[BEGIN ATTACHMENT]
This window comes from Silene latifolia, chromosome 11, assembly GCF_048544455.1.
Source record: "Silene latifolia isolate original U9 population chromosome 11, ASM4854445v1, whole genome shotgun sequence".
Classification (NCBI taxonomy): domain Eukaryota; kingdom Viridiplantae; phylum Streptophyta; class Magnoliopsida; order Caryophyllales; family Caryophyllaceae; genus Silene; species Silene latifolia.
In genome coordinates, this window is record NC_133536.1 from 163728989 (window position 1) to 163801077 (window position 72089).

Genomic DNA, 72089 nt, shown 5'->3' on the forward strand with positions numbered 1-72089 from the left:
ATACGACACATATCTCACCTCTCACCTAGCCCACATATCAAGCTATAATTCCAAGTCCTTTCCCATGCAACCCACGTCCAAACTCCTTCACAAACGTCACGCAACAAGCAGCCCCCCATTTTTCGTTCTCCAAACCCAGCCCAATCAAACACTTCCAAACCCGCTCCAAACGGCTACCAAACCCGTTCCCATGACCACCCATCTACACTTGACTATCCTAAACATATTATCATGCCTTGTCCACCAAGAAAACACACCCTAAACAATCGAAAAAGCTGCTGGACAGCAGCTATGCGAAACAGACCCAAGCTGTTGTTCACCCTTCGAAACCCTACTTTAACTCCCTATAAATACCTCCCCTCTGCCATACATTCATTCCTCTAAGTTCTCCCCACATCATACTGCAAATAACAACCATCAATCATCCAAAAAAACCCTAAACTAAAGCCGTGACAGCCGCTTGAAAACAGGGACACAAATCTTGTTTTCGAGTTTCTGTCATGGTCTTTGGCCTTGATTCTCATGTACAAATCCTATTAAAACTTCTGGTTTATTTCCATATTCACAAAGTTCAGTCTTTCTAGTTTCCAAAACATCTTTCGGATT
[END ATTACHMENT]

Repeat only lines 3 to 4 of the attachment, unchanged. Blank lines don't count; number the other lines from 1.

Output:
Classification (NCBI taxonomy): domain Eukaryota; kingdom Viridiplantae; phylum Streptophyta; class Magnoliopsida; order Caryophyllales; family Caryophyllaceae; genus Silene; species Silene latifolia.
In genome coordinates, this window is record NC_133536.1 from 163728989 (window position 1) to 163801077 (window position 72089).